Wainscott HomeGoods Opens Its Doors


Decorating the house with low-cost furnishings and fixtures will get a little easier for East Hampton residents with the arrival of HomeGoods in Wainscott. At the very least, it will cut down the commute for those who trek almost an hour to Riverhead, the retailer’s next closest location. Towering over Montauk Highway at 15,000 square feet, the new store was scheduled to open on Sunday, May 17.

A division of TJX Companies, HomeGoods sells discounted accents for the home, including kitchen, bathroom and bedding supplies, and the migration out east was spurred by the popularity of the store’s sister retailer two towns away. “Shoppers have embraced our off-price concept with our T.J. Maxx store in Bridgehampton, so we are confident that shoppers in the Hamptons area will welcome the new HomeGoods in Wainscott,” said Robyn Arvedon, a HomeGoods spokesperson. Approval has not been entirely unanimous, though, with some officials criticizing the building for being too large and close to the road.

On 2 acres at the Wainscott traffic light, the store is just west of La Capannina pizzeria. Wainscott Retail LLC, in which local architect Peter Cook is a partner, owns the property. The site was formerly the longtime home of the Plitt Ford dealership, which was demolished last April to make way for the new store.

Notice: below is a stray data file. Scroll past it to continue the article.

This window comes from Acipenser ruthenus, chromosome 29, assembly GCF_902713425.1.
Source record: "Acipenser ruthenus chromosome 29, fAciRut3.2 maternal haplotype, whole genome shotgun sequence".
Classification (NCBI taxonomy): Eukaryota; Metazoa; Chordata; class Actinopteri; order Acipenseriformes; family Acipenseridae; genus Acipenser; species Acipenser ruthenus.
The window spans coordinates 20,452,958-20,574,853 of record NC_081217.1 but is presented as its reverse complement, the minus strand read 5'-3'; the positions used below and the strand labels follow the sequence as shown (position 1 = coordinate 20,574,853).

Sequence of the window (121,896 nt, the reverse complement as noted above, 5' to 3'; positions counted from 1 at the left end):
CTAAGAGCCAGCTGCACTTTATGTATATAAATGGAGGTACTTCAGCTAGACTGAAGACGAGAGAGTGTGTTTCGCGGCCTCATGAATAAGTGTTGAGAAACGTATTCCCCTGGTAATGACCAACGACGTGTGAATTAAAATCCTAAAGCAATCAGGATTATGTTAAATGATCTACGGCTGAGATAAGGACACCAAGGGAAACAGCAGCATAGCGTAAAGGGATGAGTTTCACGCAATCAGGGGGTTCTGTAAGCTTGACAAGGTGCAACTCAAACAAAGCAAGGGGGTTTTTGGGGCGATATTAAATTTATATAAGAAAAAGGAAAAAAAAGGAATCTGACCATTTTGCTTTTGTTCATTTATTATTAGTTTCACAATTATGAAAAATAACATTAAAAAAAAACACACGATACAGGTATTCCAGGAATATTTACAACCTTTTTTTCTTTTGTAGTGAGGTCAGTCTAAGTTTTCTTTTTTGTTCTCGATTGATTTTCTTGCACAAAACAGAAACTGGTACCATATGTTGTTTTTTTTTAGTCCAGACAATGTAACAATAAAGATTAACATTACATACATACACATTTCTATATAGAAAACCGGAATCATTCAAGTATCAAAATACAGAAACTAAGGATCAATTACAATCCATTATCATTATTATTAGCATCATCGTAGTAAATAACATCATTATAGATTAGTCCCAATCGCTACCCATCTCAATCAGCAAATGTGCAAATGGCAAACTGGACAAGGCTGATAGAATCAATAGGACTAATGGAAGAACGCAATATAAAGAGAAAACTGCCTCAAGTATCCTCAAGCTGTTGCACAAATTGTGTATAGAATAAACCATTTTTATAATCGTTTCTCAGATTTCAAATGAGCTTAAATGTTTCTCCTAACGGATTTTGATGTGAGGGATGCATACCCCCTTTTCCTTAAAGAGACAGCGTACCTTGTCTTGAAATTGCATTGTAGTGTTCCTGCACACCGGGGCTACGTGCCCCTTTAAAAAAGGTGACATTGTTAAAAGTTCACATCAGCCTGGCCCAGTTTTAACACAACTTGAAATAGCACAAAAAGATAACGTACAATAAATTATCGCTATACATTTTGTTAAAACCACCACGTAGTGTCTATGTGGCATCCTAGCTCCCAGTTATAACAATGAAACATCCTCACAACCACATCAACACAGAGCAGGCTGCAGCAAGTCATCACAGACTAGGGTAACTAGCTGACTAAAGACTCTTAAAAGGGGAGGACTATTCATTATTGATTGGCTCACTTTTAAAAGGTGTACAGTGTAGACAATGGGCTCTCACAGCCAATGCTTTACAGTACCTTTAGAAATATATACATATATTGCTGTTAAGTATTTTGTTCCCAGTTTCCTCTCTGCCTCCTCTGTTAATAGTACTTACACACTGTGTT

Changes to the store’s exterior during construction were discussed at the East Hampton Town Planning Board meeting on May 6. A set of double doors on the south side facing the highway were not in the original approved plan, which called for one large window. Some expressed concern that the doors would inspire patrons to park alongside Montauk Highway, thinking that’s the building’s entrance.

“Normally we wouldn’t approve these because it gives the appearance of an entrance on the highway, but we have heard they’re necessary for egress from the fire marshal,” said Eric Shantz, a town planner. “They can remain. You have to be an idiot to stop on Montauk Highway and think you could get in an entrance there, but there a lot of idiots.”

Others were concerned the doors would cause a safety hazard should young children run out and onto the highway; they suggested planting trees along the curb as a buffer. Landscaping between HomeGoods and La Capannina was also discussed, and board member Job Potter proposed adding more landscaping to the entire property.

He also expressed his general discontent, which others have shared. “I hate this building,” he said. “I wish I had been on the Planning Board for the site plan review. It’s much too massive and much too close to the road, but there it is. I do think you should beautify the curb, so it makes visual sense. The planting right now really looks pretty bad.”

HomeGoods has since added more trees and planters around the property and along the south-facing side of the building.

East Hampton Press Reporter Shaye Weaver contributed to this story.

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